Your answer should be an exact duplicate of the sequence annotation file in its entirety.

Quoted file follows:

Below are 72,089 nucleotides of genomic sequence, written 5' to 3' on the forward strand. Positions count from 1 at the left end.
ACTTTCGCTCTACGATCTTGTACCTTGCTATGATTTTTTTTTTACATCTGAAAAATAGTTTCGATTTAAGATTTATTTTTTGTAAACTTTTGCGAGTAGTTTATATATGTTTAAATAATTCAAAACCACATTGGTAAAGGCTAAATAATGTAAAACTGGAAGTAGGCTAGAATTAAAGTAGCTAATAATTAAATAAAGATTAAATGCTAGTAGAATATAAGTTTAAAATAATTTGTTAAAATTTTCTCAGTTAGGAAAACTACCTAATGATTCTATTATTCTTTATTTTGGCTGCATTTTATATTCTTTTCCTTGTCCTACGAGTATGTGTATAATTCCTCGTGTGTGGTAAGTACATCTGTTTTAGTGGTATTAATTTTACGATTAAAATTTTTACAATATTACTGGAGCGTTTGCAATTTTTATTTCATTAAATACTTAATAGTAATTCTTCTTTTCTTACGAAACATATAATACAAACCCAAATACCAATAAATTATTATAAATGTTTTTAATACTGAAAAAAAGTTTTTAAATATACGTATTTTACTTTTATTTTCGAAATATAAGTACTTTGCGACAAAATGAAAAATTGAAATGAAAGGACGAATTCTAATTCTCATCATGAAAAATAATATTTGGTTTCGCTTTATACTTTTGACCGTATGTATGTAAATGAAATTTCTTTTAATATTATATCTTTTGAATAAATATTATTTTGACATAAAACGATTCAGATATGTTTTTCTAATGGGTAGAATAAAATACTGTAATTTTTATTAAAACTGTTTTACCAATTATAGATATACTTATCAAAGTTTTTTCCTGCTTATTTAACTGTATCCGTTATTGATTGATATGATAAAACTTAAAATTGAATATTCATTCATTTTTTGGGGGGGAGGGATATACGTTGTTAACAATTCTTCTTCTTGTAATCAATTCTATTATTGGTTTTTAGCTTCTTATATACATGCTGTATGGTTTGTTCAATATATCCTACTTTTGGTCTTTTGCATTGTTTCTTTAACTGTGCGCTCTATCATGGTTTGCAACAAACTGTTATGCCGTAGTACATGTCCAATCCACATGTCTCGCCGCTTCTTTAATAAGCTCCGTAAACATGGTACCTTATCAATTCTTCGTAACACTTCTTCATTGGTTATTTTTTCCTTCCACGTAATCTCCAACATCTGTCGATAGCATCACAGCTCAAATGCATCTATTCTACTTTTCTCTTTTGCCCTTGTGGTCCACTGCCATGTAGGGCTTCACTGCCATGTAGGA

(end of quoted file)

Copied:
Below are 72,089 nucleotides of genomic sequence, written 5' to 3' on the forward strand. Positions count from 1 at the left end.
ACTTTCGCTCTACGATCTTGTACCTTGCTATGATTTTTTTTTTACATCTGAAAAATAGTTTCGATTTAAGATTTATTTTTTGTAAACTTTTGCGAGTAGTTTATATATGTTTAAATAATTCAAAACCACATTGGTAAAGGCTAAATAATGTAAAACTGGAAGTAGGCTAGAATTAAAGTAGCTAATAATTAAATAAAGATTAAATGCTAGTAGAATATAAGTTTAAAATAATTTGTTAAAATTTTCTCAGTTAGGAAAACTACCTAATGATTCTATTATTCTTTATTTTGGCTGCATTTTATATTCTTTTCCTTGTCCTACGAGTATGTGTATAATTCCTCGTGTGTGGTAAGTACATCTGTTTTAGTGGTATTAATTTTACGATTAAAATTTTTACAATATTACTGGAGCGTTTGCAATTTTTATTTCATTAAATACTTAATAGTAATTCTTCTTTTCTTACGAAACATATAATACAAACCCAAATACCAATAAATTATTATAAATGTTTTTAATACTGAAAAAAAGTTTTTAAATATACGTATTTTACTTTTATTTTCGAAATATAAGTACTTTGCGACAAAATGAAAAATTGAAATGAAAGGACGAATTCTAATTCTCATCATGAAAAATAATATTTGGTTTCGCTTTATACTTTTGACCGTATGTATGTAAATGAAATTTCTTTTAATATTATATCTTTTGAATAAATATTATTTTGACATAAAACGATTCAGATATGTTTTTCTAATGGGTAGAATAAAATACTGTAATTTTTATTAAAACTGTTTTACCAATTATAGATATACTTATCAAAGTTTTTTCCTGCTTATTTAACTGTATCCGTTATTGATTGATATGATAAAACTTAAAATTGAATATTCATTCATTTTTTGGGGGGGAGGGATATACGTTGTTAACAATTCTTCTTCTTGTAATCAATTCTATTATTGGTTTTTAGCTTCTTATATACATGCTGTATGGTTTGTTCAATATATCCTACTTTTGGTCTTTTGCATTGTTTCTTTAACTGTGCGCTCTATCATGGTTTGCAACAAACTGTTATGCCGTAGTACATGTCCAATCCACATGTCTCGCCGCTTCTTTAATAAGCTCCGTAAACATGGTACCTTATCAATTCTTCGTAACACTTCTTCATTGGTTATTTTTTCCTTCCACGTAATCTCCAACATCTGTCGATAGCATCACAGCTCAAATGCATCTATTCTACTTTTCTCTTTTGCCCTTGTGGTCCACTGCCATGTAGGGCTTCACTGCCATGTAGGA